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Engage parents more on CSE implementation


  26 Novembre      14        Education (4172), Santé (8756), Société (27884),

   

Tamale, Nov 26, GNA-Alhaji Abdul-Rahman B. Yakubu, a Health Promotion Specialist, has called for deliberate effort to engage and sensitise parents on Sexual Reproductive Health and Rights (SRHR)issues for successful implementation of Comprehensive Sexuality Education (CSE) in community and school levels.
He said if parents become more conversant with the content of CSE, through effective engagement, it would ensure its successful implementation, since parents are critical stakeholders in the development of adolescents.
He said this at a forum, organised by NORSAAC, to seek stakeholders’ input to renew calls for the introduction on CSE in schools’ curriculum, in Tamale.
It was on the theme; “Reflecting on Reproductive Health Education (RHE) in Sub-Saharan Africa-a spot light on Ghana”.
Speaking on the topic; “RHE in communities – the role of the community in the Ghanaian context”, Alhaji Yakubu said the content of CSE was not unfriendly to the development of young people in schools, adding that, adequately engaging parents would produce effective results in its implementation.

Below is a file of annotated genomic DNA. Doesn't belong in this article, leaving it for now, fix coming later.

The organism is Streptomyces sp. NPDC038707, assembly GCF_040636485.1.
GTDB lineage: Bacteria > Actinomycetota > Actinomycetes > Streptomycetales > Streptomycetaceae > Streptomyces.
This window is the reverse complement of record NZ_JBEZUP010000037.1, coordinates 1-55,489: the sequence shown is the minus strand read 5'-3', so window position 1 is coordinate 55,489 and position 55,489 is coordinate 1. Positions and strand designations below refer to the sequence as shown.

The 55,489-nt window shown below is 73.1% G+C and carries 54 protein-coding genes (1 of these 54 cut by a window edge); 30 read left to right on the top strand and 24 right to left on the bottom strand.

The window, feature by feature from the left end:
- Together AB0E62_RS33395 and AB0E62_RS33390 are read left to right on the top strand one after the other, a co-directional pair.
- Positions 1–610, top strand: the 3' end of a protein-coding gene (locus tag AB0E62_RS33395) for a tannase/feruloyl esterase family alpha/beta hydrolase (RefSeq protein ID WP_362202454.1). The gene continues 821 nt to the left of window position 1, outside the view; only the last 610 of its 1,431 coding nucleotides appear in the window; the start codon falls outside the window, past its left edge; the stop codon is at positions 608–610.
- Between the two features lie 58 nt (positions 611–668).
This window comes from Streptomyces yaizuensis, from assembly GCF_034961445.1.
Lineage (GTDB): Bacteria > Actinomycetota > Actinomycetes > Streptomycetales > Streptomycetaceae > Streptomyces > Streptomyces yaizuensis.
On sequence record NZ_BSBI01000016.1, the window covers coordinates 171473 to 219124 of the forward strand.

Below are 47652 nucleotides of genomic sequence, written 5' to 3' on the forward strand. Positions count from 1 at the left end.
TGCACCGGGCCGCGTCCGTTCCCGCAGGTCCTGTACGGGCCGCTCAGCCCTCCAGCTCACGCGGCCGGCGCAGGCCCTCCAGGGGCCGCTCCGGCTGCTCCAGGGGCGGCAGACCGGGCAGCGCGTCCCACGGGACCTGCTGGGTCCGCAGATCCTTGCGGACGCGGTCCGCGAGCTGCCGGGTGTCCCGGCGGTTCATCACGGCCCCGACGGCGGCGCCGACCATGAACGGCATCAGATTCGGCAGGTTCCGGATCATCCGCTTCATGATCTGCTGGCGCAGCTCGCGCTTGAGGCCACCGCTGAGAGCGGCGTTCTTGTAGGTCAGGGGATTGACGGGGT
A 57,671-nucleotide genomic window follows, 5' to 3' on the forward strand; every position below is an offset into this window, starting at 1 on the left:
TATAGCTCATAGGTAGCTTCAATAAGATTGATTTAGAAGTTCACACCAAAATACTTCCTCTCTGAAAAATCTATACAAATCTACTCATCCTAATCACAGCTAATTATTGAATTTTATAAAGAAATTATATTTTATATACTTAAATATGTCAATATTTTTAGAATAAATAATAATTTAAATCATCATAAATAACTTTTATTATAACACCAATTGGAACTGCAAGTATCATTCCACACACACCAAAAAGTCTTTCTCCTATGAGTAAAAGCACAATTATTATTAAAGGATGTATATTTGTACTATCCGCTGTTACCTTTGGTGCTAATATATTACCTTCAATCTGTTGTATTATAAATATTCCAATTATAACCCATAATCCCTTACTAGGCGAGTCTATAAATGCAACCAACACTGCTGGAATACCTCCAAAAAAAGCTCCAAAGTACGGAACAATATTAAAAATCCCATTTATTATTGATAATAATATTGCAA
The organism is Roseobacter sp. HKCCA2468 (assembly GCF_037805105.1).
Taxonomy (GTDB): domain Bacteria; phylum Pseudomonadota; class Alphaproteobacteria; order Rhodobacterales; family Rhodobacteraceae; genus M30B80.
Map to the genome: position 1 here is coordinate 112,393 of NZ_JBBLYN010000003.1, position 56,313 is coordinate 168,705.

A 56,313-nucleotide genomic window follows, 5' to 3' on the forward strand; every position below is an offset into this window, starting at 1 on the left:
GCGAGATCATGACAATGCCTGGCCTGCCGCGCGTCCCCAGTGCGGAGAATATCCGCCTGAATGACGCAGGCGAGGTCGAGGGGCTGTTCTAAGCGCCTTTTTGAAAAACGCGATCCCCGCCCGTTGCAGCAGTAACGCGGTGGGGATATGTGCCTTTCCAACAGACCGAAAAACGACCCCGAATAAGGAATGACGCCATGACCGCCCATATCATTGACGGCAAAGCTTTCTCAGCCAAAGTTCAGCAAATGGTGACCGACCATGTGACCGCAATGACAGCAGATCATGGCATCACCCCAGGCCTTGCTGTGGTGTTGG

“Parents are the major stakeholders in terms of their children’s growth and development and so we need to engage them more on the why it is important to implement CSE in schools to help train the children on their sexual life”, he noted.
Dr Gifty Apiung Aninanya, a Lecturer at the University for Development Studies (UDS), said CSE was key in building the capacities of young people to understand their sexual and reproductive health issues, adding; “it will help them to acquire skills in managing responsible decisions and actions with regards to sexual and reproductive health behaviour”.
She, therefore, called on stakeholders to revisit the calls on implementing CSE programme in the country’s educational curriculum to enhance gender and reproductive health education for young people.
Professor Kobina Esia-Donkoh, a Lecturer at the University of Cape Coast (UCC), said it was vital for young people to be given sufficient education on their SRHR to help build their self-confidence, and therefore it was important to implement CSE in schools.
He said the implementation would require that schools use health contents that were medically accurate, developmentally appropriate and culturally inclusive.
Alhaji Mohammed Awal Alhassan, Executive Director of NORSAAC, said it was important for policymakers to develop national reproductive health policy to inform decisions as to how children would be trained and given much information about their reproductive health system for their growth and development.

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